Among the new guidelines, replacing those from 2004, are updates on widely known treatments. The combination of doxylamine and vitamin B6, which was taken off the market in 1983, is back and has been proven safe and effective. ACOG says the combination should be considered first-line pharmacotherapy.

For ondansetron, the review includes a list of medications that patients taking the drug should avoid. Although some studies have shown an increased risk for birth defects with early ondansetron use, other studies have not, and the absolute risk to any fetus is low, according to the review. As with all medications, the risks and benefits should be weighed in each case.

Symptoms Underreported and Undertreated

An estimated 50% of pregnant women experience nausea and vomiting, 25% have nausea only, and 25% are unaffected, the authors report. Recurrence with subsequent pregnancies ranges from 15.2% to 81%.

However, nausea and vomiting may not receive the attention they need for several reasons. One is that "morning sickness" is common in early pregnancy, so pregnant women and their clinicians may minimize the concern, and it may be undertreated. Also, women may not seek help because of concerns about the safety of medications.

However, the guideline authors note that treating nausea and vomiting early in pregnancy, before it progresses, can help control symptoms and prevent more serious complications, including hospitalization.

Considering the timing of the start of nausea or vomiting is important. Symptoms almost always present before 9 weeks of gestation. When nausea or vomiting begins for the first time after 9 weeks, other conditions should be considered.

Other recommendations based on good and consistent scientific (level A) evidence include:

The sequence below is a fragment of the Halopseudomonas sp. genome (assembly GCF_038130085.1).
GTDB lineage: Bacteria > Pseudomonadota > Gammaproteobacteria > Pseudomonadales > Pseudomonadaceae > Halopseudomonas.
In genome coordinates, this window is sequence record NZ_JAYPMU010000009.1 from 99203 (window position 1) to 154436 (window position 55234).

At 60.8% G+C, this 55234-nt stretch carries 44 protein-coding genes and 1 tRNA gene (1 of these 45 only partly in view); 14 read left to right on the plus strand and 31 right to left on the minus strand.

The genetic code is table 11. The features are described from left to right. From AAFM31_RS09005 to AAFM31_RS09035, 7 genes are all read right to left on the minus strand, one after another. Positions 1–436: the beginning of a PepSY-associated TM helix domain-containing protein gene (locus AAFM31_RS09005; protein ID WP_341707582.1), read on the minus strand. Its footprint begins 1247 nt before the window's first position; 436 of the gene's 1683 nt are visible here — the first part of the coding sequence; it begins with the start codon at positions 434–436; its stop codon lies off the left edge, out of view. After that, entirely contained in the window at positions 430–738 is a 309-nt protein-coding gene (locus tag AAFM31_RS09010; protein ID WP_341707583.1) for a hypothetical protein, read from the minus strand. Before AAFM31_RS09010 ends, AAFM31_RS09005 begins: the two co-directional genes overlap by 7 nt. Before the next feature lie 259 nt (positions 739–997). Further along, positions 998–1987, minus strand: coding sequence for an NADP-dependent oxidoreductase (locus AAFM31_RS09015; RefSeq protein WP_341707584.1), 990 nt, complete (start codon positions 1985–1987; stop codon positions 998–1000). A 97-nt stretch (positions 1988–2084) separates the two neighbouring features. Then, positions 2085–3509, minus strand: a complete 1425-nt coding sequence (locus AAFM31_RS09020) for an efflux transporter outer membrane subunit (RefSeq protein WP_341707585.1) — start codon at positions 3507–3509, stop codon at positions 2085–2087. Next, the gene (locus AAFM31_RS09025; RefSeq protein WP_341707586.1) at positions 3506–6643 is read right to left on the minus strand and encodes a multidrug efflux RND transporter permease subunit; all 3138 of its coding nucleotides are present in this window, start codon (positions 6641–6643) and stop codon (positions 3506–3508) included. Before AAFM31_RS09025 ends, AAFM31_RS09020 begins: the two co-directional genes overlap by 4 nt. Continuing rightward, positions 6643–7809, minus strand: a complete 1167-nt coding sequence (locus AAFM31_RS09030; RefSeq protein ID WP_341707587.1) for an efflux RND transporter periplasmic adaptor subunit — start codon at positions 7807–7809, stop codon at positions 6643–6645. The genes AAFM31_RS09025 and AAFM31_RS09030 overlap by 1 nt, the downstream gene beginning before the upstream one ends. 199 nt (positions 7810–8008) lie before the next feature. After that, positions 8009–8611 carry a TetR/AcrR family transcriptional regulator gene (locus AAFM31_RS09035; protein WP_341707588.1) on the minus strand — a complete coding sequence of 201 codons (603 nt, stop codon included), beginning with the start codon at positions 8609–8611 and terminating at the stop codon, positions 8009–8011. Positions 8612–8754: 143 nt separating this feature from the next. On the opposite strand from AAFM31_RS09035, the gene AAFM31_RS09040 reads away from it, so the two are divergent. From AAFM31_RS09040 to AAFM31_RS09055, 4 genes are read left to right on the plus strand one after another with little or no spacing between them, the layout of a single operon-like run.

• The standard recommendation to take prenatal vitamins for 3 months before conception may reduce the incidence and severity of nausea and vomiting in pregnancy.
  • In patients with hyperemesis gravidarum who also have suppressed thyroid-stimulating hormone levels, treatment of hyperthyroidism should not begin without evidence (such as goiter, thyroid autoantibodies, or both) of thyroid disease.

Among recommendations based on limited or inconsistent scientific evidence (level B):

  • Treatment with ginger has shown benefit in reducing nausea and can be considered a nonpharmacologic option.
  • Treatment of severe nausea and vomiting of pregnancy or hyperemesis gravidarum with methylprednisolone may be effective in refractory cases; however, the risk profile of methylprednisolone suggests that it should be used as a last resort.

The authors acknowledge that variations in treatment may be warranted based on the needs of the individual patient, resources, and limitations unique to the practice.

Whether, when, and how to treat nausea and vomiting of pregnancy should also depend on the woman's perception of the severity of her symptoms. Easing the symptoms can add to women's quality of life, lower healthcare costs, and shortened time away from work.

Obstet Gynecol. 2015;126:687-688. Abstract

Guideline Highlights

  • Treatment in the early stages of nausea and vomiting of pregnancy may help prevent hospitalization and other serious complications, because it can become more difficult to control symptoms if left untreated.